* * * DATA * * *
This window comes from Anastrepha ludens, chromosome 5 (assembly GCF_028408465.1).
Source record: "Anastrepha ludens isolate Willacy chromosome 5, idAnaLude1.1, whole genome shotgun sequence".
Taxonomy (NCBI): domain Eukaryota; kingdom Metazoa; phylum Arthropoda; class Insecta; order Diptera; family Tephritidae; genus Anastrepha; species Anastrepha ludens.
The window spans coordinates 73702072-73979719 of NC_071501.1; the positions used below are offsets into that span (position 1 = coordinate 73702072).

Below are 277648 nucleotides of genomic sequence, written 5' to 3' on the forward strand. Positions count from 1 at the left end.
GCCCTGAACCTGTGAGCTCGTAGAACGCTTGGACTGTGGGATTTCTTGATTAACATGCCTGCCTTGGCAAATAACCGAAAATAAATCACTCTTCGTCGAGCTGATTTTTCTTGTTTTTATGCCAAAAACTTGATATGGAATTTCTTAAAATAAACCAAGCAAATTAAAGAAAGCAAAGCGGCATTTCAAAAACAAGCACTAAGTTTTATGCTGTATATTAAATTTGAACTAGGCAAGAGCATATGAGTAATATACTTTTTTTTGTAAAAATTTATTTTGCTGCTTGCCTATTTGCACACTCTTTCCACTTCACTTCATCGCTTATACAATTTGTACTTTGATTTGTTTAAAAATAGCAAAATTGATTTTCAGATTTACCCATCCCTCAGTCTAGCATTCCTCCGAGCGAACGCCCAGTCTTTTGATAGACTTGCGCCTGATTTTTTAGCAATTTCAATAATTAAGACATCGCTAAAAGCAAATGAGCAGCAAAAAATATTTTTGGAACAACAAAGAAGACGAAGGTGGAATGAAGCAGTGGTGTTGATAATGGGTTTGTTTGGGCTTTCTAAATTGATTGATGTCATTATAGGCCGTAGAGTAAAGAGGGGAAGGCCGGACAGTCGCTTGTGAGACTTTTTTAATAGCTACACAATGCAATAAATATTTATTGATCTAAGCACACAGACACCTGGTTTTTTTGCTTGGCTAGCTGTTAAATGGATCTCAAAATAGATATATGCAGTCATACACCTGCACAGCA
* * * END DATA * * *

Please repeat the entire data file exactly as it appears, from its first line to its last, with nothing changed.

This window comes from Anastrepha ludens, chromosome 5 (assembly GCF_028408465.1).
Source record: "Anastrepha ludens isolate Willacy chromosome 5, idAnaLude1.1, whole genome shotgun sequence".
Taxonomy (NCBI): domain Eukaryota; kingdom Metazoa; phylum Arthropoda; class Insecta; order Diptera; family Tephritidae; genus Anastrepha; species Anastrepha ludens.
The window spans coordinates 73702072-73979719 of NC_071501.1; the positions used below are offsets into that span (position 1 = coordinate 73702072).

Below are 277648 nucleotides of genomic sequence, written 5' to 3' on the forward strand. Positions count from 1 at the left end.
GCCCTGAACCTGTGAGCTCGTAGAACGCTTGGACTGTGGGATTTCTTGATTAACATGCCTGCCTTGGCAAATAACCGAAAATAAATCACTCTTCGTCGAGCTGATTTTTCTTGTTTTTATGCCAAAAACTTGATATGGAATTTCTTAAAATAAACCAAGCAAATTAAAGAAAGCAAAGCGGCATTTCAAAAACAAGCACTAAGTTTTATGCTGTATATTAAATTTGAACTAGGCAAGAGCATATGAGTAATATACTTTTTTTTGTAAAAATTTATTTTGCTGCTTGCCTATTTGCACACTCTTTCCACTTCACTTCATCGCTTATACAATTTGTACTTTGATTTGTTTAAAAATAGCAAAATTGATTTTCAGATTTACCCATCCCTCAGTCTAGCATTCCTCCGAGCGAACGCCCAGTCTTTTGATAGACTTGCGCCTGATTTTTTAGCAATTTCAATAATTAAGACATCGCTAAAAGCAAATGAGCAGCAAAAAATATTTTTGGAACAACAAAGAAGACGAAGGTGGAATGAAGCAGTGGTGTTGATAATGGGTTTGTTTGGGCTTTCTAAATTGATTGATGTCATTATAGGCCGTAGAGTAAAGAGGGGAAGGCCGGACAGTCGCTTGTGAGACTTTTTTAATAGCTACACAATGCAATAAATATTTATTGATCTAAGCACACAGACACCTGGTTTTTTTGCTTGGCTAGCTGTTAAATGGATCTCAAAATAGATATATGCAGTCATACACCTGCACAGCA